Rheostatics take a second run at reuniting

The hometown heroes return to the stage again – this time at the AGO

RHEOSTATICS with KEVIN HEARN at the Art Gallery Of Ontario (317 Dundas West), Friday to Sunday (September 4-6), 9 pm. $25-$65. ticketfly.com.

After their 2012 attempt at a reunion fell apart at the last minute due to Martin Tielli’s crippling stage fright, the Rheostatics assumed that was the final chapter of the story. 

“It felt pretty permanent, and the idea was for it to be permanent,” says Dave Bidini while sipping coffee at a Bloor West cafe. “Maybe that was sort of a trial run for this, in a way.”

Because here they are again, deep into rehearsals for a string of performances at the AGO of their groundbreaking 1995 album, Music Inspired By The Group Of Seven. It’s not quite a full-on reunion: these might be the last times they’re ever onstage together. But that’s also a big part of why the shows are happening at all.

“Coming back into this wasn’t really about putting the band back together and being a band again. It was more an enthusiasm for this particular show and this particular music,” says Kevin Hearn, who was not an official member of the Etobicoke art rock band but collaborated with them heavily on this material and will join them onstage.

“It kind of seemed like a way to get together and make music, more out of a celebration of a recording than a celebration of the band,” adds Bidini.

The songs were originally written for a performance commissioned by the National Gallery of Canada as part of its Group of Seven retrospective. That went so well that they quickly went into the studio and recorded the material. Mostly instrumental, the album showcased the more

ethereal, abstract aspects of the group’s sound, and made extensive use of samples of Group of Seven artists and others speaking, as well as big sections of interviews drummer Don Kerr did with the artist Winchell Price, a family friend.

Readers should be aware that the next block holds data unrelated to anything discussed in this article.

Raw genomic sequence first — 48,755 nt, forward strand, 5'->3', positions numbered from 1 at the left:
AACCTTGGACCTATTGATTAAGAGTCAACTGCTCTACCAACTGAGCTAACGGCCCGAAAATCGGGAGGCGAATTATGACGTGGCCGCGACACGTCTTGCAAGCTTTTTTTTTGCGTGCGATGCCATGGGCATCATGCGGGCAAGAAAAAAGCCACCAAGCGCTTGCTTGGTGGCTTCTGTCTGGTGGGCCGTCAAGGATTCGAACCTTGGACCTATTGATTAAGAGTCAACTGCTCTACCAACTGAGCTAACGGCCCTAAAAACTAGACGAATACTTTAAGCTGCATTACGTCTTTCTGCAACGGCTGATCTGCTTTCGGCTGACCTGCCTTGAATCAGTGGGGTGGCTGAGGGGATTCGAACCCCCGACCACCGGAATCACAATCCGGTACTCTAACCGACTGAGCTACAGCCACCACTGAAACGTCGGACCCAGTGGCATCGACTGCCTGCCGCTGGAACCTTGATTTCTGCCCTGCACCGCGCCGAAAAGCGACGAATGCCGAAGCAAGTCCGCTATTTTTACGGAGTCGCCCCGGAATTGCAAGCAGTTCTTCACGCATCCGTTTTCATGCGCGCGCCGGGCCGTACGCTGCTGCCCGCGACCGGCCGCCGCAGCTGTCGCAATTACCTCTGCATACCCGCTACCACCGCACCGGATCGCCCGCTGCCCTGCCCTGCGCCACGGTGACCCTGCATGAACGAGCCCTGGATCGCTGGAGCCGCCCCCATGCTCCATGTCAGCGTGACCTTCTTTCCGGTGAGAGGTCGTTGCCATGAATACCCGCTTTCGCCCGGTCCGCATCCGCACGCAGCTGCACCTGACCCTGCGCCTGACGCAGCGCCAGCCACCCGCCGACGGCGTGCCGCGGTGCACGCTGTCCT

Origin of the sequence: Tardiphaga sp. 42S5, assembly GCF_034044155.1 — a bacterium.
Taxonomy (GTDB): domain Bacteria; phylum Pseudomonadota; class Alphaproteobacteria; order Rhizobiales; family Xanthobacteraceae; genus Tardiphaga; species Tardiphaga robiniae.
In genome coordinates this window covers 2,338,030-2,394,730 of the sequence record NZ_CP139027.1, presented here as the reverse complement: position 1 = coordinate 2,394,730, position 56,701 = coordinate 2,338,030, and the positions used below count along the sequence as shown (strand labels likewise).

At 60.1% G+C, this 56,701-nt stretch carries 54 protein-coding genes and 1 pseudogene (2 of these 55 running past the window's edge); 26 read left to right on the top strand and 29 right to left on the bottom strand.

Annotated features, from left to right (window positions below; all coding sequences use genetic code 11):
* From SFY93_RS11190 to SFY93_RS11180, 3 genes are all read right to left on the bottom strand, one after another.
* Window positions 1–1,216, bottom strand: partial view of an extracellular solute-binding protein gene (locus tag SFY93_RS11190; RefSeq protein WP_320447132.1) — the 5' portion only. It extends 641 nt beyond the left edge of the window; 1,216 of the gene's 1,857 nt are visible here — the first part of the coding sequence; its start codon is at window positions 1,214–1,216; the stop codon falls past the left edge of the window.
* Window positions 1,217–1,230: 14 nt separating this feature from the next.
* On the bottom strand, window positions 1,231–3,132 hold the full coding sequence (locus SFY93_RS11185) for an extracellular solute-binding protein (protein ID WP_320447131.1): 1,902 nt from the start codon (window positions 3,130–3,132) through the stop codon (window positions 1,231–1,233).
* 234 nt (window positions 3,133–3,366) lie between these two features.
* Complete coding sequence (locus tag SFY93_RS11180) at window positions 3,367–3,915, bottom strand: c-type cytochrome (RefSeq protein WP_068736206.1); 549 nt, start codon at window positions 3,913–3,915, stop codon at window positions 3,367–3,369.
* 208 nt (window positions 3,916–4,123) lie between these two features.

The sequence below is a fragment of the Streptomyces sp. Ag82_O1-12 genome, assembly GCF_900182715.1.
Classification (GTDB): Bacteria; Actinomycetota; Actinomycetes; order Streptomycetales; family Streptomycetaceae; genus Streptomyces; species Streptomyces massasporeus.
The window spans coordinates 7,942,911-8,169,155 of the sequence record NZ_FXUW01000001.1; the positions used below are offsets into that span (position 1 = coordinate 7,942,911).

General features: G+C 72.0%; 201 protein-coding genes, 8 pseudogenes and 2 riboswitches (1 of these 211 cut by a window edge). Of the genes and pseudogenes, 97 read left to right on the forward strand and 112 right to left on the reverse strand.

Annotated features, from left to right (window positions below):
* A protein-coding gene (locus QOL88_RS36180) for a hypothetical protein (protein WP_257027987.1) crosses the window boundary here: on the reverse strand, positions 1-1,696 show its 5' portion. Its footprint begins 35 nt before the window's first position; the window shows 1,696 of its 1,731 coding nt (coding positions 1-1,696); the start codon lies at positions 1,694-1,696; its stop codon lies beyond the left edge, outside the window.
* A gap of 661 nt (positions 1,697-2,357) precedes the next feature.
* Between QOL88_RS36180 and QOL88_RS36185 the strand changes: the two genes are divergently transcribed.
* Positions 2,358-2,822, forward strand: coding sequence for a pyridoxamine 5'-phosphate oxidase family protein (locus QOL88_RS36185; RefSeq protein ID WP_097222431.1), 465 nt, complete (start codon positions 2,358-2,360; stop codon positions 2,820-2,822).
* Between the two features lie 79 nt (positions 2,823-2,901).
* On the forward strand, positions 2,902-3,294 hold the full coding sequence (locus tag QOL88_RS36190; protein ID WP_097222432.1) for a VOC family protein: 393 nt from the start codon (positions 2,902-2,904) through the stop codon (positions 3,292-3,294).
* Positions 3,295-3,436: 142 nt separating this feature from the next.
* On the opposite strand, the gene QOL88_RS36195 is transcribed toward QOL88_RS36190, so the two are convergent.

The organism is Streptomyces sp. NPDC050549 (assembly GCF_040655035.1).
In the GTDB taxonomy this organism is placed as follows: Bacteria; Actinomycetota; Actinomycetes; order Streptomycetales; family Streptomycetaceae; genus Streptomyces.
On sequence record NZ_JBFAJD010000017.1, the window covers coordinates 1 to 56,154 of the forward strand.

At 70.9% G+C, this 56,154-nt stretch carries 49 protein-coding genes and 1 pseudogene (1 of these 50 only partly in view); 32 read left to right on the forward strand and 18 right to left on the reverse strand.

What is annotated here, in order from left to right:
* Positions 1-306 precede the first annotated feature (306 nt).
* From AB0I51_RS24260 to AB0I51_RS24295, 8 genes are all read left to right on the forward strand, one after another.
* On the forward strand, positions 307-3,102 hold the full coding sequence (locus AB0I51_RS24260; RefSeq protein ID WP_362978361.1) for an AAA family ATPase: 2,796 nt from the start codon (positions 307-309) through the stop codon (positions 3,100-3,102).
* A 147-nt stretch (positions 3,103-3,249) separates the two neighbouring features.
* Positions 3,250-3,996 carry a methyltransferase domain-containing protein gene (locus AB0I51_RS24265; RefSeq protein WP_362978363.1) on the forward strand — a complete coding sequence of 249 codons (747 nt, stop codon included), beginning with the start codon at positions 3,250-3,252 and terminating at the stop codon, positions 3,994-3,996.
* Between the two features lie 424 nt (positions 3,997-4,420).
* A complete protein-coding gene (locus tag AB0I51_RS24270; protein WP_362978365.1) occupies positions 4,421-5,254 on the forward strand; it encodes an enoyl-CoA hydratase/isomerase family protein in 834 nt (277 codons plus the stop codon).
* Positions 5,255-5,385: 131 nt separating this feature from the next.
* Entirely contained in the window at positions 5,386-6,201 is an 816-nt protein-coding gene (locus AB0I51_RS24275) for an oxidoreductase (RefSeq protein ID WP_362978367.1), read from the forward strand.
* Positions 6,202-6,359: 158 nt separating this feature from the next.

“He’s an old painter who wasn’t part of the Group of Seven and had a more classical style, but he was of that era and knew them,” Kerr explains. “It was great getting him talking about music and painting together.”

The spoken word samples will make a reappearance at the shows, and fans will have a chance to finally purchase the album on vinyl – Six Shooter has pressed it to wax for the first time. In the 20 years since it was released, it’s developed a significant cult following, despite not containing anything resembling a hit. Much of its appeal comes from how vividly it evokes the same sense of wonder toward Canada’s overwhelming natural beauty as the paintings that inspired it do.

“As Winchell put it in one of his quotes, [it’s about] ‘the many moods of nature,’” Hearn says. “It’s the brutality, it’s the power, it’s the storms. We cover all those things, and not just the nice calm lake.” 

benjaminb@nowtoronto.com | @benjaminboles


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